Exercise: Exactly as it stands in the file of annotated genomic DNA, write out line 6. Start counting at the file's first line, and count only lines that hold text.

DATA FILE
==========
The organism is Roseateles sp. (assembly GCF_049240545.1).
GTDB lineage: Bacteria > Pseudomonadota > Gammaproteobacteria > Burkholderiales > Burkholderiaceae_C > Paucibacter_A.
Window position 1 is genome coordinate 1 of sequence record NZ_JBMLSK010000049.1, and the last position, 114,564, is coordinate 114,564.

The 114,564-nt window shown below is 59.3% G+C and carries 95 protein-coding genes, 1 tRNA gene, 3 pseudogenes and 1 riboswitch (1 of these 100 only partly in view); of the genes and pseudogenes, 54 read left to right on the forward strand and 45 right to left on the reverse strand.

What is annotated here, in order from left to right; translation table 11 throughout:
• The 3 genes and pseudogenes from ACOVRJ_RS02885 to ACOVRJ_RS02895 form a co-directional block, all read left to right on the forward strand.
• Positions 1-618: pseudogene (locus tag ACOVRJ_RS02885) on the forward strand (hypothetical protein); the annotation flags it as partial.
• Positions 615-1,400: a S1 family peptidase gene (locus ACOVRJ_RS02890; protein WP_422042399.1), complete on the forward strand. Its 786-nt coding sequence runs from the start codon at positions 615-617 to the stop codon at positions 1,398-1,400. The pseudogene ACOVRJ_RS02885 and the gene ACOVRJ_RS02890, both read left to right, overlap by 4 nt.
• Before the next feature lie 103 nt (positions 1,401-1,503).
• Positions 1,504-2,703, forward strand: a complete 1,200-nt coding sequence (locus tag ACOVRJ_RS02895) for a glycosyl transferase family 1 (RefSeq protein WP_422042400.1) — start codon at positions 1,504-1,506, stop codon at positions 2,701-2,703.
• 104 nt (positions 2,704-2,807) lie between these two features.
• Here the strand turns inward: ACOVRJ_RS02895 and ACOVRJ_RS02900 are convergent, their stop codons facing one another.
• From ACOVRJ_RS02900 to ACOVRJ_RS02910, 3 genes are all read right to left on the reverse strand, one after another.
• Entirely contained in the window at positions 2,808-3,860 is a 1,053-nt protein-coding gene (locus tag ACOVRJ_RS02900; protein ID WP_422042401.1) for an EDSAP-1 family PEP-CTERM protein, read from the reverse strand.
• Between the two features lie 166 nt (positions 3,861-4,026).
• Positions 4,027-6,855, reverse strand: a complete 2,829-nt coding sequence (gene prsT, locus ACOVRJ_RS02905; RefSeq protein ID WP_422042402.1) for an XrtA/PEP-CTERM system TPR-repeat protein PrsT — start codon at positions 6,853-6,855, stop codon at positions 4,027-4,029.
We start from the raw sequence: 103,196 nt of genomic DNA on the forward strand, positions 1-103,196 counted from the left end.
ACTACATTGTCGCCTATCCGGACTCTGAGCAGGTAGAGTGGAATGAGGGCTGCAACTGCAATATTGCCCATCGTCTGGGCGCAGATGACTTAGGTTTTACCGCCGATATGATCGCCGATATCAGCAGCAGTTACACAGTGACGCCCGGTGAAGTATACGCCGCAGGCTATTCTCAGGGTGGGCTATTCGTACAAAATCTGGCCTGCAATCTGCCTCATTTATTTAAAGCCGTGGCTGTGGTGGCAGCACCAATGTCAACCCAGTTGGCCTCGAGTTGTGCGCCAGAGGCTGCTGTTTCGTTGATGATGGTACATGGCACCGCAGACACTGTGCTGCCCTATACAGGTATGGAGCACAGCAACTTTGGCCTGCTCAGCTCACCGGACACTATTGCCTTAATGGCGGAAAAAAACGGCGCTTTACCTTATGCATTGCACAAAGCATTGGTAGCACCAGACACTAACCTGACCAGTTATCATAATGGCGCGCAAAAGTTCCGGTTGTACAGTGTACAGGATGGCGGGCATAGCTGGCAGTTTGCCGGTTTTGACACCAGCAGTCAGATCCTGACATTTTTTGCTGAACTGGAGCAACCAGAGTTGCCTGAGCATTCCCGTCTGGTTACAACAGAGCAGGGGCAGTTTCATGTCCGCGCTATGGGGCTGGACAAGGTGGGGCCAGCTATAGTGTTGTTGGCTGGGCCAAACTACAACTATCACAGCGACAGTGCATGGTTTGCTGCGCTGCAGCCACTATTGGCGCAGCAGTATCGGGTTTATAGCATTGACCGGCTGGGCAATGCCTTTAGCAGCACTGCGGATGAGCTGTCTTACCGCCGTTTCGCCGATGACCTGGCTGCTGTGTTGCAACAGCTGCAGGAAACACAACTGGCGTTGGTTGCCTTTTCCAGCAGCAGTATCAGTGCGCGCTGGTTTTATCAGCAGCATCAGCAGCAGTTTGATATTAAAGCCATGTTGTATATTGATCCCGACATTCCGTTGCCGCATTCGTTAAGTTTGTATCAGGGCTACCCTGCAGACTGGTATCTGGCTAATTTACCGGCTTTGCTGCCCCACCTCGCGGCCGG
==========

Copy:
• The 3 genes and pseudogenes from ACOVRJ_RS02885 to ACOVRJ_RS02895 form a co-directional block, all read left to right on the forward strand.